Teaching about Indigenous Food Security: Q&A with Melissa Hardy and Dr. Lynne Lafave
In honour of National Indigenous History Month, we spoke with Melissa Hardy, a Mi’kmaw Dietitian, and Dr. Lynne Lafave, associate professor at Mount Royal University, on the importance of teaching about food insecurity in higher education and why they chose to write about Indigenous food security in the latest edition of Nutrition: A Functional Approach.
Tell me a little bit about why you chose to write about food security in Indigenous communities.
LL: Thinking about nutrition and assessing nutrient adequacy is based on the premise that everyone has access to and can make healthy food choices. We wanted to take a step back and contextualize the food landscape within Indigenous communities.
Food security is the first step in the process of making healthy food choices, then once food security is addressed, the opportunities and decisions of food choice can be explored.
Awareness of nutrition experiments conducted shortly after WWII perpetrated on malnourished Aboriginal communities have been brought to the forefront.
In line with the Truth and Reconciliation Commission #18, we have an obligation to partner with Indigenous communities to create nutrition education opportunities that meaningfully reflect First Nations, the Métis Nation, and Inuit groups.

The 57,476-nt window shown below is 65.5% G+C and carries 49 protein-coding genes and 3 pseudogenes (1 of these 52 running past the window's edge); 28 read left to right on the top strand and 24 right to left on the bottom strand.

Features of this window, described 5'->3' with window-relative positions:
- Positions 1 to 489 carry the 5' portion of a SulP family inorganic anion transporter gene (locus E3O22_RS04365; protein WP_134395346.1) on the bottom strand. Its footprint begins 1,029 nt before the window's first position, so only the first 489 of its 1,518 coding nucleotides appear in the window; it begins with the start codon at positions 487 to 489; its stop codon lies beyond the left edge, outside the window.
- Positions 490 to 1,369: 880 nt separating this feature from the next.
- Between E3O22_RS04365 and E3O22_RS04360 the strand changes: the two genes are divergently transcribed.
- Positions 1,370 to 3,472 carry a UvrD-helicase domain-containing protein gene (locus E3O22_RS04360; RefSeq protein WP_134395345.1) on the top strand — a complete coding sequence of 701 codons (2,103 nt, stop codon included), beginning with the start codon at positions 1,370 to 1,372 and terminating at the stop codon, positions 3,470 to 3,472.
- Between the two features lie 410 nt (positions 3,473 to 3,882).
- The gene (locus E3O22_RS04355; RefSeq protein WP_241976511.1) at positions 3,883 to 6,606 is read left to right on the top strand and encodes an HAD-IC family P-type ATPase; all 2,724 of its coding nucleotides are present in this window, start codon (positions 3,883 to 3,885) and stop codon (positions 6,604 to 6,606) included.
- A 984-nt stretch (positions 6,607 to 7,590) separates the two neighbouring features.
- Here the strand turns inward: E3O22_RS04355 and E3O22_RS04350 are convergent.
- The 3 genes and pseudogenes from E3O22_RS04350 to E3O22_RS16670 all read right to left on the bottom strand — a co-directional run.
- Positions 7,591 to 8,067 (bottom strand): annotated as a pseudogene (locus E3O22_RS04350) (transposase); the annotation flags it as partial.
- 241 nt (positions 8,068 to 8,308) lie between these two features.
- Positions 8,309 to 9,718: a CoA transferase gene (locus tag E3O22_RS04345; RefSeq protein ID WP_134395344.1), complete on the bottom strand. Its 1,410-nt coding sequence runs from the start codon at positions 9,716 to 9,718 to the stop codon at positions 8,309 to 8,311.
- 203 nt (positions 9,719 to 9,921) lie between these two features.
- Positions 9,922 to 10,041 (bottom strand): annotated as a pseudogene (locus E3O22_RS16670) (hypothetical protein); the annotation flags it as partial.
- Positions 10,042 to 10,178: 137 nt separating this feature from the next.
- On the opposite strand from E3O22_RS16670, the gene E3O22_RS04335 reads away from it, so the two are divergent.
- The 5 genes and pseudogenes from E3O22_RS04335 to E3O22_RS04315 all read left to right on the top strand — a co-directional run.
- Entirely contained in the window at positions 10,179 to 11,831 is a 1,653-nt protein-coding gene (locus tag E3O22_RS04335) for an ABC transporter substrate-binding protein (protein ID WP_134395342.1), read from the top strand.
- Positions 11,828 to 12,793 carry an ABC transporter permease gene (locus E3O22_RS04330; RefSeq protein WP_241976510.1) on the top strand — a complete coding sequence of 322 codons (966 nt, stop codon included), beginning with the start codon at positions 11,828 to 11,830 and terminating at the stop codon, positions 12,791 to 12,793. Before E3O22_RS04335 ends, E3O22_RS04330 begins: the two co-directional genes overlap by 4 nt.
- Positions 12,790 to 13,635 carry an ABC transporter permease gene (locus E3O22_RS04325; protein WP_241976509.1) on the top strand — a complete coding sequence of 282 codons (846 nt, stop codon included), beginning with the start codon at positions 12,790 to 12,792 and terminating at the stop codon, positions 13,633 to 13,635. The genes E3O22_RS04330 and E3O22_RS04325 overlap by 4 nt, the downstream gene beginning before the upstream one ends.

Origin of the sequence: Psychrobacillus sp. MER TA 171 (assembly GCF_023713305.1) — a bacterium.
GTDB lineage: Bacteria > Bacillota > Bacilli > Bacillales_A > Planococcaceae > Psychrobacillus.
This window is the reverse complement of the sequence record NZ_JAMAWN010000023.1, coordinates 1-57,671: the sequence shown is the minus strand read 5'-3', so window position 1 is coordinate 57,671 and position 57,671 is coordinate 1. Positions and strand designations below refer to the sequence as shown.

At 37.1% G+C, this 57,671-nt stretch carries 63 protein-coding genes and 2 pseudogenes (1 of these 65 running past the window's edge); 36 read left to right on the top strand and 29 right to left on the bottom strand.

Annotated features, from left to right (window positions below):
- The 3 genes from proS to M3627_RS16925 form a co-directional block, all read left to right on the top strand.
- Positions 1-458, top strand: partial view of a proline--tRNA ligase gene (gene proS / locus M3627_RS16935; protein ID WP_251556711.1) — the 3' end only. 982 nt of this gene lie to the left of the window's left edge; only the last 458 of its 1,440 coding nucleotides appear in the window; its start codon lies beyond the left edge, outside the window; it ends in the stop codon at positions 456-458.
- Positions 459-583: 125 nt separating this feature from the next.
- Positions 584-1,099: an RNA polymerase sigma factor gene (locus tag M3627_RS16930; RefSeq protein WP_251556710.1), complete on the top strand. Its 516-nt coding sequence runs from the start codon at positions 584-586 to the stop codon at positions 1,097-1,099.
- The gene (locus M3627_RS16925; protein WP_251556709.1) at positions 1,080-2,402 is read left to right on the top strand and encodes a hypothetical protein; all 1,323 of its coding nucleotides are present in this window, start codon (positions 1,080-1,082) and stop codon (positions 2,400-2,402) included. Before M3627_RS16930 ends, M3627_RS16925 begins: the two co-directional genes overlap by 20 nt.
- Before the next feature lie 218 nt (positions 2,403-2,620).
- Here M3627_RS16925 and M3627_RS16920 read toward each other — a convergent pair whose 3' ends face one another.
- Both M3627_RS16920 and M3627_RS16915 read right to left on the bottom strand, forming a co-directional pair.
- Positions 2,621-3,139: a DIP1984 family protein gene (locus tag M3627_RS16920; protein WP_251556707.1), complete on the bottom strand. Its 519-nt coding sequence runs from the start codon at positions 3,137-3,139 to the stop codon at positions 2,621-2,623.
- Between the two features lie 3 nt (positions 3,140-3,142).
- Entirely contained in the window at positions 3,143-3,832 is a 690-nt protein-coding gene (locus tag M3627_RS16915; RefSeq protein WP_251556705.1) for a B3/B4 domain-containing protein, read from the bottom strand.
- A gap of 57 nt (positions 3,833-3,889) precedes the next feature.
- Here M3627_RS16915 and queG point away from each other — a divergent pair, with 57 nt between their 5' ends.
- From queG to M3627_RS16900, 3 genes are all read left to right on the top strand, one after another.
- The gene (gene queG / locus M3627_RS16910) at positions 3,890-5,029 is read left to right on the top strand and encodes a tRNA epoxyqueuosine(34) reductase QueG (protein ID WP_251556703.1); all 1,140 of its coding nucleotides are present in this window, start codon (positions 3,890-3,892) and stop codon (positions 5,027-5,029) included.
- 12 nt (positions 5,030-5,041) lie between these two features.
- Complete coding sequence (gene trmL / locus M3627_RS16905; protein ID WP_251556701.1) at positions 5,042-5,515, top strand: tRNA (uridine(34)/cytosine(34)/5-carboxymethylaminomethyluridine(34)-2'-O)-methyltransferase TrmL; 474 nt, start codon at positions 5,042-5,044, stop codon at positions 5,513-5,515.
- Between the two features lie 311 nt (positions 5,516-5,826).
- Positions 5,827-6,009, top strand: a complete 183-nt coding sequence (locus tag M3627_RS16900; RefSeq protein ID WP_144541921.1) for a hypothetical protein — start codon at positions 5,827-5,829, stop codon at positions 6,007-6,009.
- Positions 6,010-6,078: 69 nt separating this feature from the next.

Food security is a term that means different things to different people. What does it mean to you and why is it important?
MH: Food security to me means having access to enough food that is safe, culturally appropriate, and nutrient dense to meet the needs of individuals, families and communities across the lifespan.
It’s a complex topic that encompasses food systems and food sovereignty, which for Indigenous peoples are significantly impacted by colonization, as we wrote about in Chapter 13.5 of Nutrition: A Functional Approach.
Food security is important because nutrition is integral in all aspects of health, whether it be physical, mental, spiritual, or emotional. Nutrition plays a role in every major physiological system in the body and having the right balance of essential nutrients will help with optimal human functioning and overall wellness.
Being fed is essential, but consuming adequate nutrition that supports individual preferences, is optimal. We all deserve to feel our best and reach our potential. We cannot have this without food security.
Can you shed some light on the importance of education in addressing food insecurity?
LL: The Truth and Reconciliation Commission Call to Action #18 states that we must acknowledge the state of Indigenous health in Canada. Food security is a key factor in health and we need to know what is happening in all communities if we strive for change and improved health within Indigenous communities.
MH: In short, I would say, the importance of education in addressing food insecurity would be to ensure efforts to address food insecurity are culturally appropriate and allow for Indigenous self-governance.
It’s 2021, and thus way past time for the truth about Canadian history to be taught- at all levels. In university we are taught about high rates of illness and food insecurity in Indigenous populations, but never given the opportunity to learn why.
Many of the health problems faced by Indigenous people today are due to diet and are directly related to Canada’s cultural genocide of Indigenous peoples. The World Health Organization (WHO) recognized colonization as the most significant social determinant of health affecting Indigenous peoples worldwide.